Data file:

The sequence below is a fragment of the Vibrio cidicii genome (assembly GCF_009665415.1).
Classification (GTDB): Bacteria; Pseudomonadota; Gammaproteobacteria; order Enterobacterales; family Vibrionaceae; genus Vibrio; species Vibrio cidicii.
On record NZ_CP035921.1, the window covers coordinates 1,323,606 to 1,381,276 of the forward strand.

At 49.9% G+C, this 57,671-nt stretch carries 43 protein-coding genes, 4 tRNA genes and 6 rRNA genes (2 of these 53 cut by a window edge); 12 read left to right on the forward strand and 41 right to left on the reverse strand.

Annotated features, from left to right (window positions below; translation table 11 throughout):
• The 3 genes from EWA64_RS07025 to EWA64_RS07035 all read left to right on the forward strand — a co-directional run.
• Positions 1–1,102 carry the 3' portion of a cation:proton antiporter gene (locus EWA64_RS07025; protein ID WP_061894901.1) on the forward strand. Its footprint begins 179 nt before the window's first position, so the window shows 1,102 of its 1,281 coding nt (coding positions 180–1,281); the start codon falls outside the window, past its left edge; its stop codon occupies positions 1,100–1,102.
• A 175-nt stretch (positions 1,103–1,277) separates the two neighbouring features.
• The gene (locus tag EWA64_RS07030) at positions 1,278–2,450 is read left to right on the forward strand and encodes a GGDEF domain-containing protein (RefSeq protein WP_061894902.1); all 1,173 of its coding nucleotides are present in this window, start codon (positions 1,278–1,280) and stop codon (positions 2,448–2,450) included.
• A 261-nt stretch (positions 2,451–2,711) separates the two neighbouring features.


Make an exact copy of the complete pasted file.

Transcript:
The sequence below is a fragment of the Vibrio cidicii genome (assembly GCF_009665415.1).
Classification (GTDB): Bacteria; Pseudomonadota; Gammaproteobacteria; order Enterobacterales; family Vibrionaceae; genus Vibrio; species Vibrio cidicii.
On record NZ_CP035921.1, the window covers coordinates 1,323,606 to 1,381,276 of the forward strand.

At 49.9% G+C, this 57,671-nt stretch carries 43 protein-coding genes, 4 tRNA genes and 6 rRNA genes (2 of these 53 cut by a window edge); 12 read left to right on the forward strand and 41 right to left on the reverse strand.

Annotated features, from left to right (window positions below; translation table 11 throughout):
• The 3 genes from EWA64_RS07025 to EWA64_RS07035 all read left to right on the forward strand — a co-directional run.
• Positions 1–1,102 carry the 3' portion of a cation:proton antiporter gene (locus EWA64_RS07025; protein ID WP_061894901.1) on the forward strand. Its footprint begins 179 nt before the window's first position, so the window shows 1,102 of its 1,281 coding nt (coding positions 180–1,281); the start codon falls outside the window, past its left edge; its stop codon occupies positions 1,100–1,102.
• A 175-nt stretch (positions 1,103–1,277) separates the two neighbouring features.
• The gene (locus tag EWA64_RS07030) at positions 1,278–2,450 is read left to right on the forward strand and encodes a GGDEF domain-containing protein (RefSeq protein WP_061894902.1); all 1,173 of its coding nucleotides are present in this window, start codon (positions 1,278–1,280) and stop codon (positions 2,448–2,450) included.
• A 261-nt stretch (positions 2,451–2,711) separates the two neighbouring features.